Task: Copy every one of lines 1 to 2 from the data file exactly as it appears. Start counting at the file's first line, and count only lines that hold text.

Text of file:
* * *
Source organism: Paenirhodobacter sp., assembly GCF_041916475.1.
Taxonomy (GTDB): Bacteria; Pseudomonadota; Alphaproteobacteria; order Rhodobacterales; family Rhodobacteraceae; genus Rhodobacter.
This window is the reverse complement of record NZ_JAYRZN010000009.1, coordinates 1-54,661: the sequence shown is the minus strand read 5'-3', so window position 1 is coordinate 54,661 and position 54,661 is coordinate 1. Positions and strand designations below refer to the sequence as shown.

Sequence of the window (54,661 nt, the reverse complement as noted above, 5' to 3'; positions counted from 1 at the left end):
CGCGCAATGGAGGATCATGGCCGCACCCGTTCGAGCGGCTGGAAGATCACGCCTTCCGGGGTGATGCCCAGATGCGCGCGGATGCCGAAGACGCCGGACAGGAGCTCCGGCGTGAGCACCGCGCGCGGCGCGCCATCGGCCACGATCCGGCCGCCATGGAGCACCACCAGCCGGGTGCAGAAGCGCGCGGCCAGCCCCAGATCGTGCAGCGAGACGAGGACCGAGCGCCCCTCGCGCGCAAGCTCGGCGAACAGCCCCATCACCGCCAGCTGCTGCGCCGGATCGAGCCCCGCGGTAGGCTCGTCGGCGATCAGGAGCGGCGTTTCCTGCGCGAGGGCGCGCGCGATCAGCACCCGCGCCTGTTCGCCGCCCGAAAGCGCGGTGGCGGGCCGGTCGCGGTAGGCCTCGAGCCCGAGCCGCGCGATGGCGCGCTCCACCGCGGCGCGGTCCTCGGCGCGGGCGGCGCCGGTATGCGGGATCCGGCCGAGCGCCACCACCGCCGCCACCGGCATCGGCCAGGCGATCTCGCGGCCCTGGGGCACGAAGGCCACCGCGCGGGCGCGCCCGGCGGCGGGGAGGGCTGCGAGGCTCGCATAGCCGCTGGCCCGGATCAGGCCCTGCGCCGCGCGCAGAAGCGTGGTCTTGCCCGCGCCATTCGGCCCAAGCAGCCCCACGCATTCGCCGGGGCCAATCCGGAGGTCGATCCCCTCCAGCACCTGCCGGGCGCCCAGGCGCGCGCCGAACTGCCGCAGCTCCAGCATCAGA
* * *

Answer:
Source organism: Paenirhodobacter sp., assembly GCF_041916475.1.
Taxonomy (GTDB): Bacteria; Pseudomonadota; Alphaproteobacteria; order Rhodobacterales; family Rhodobacteraceae; genus Rhodobacter.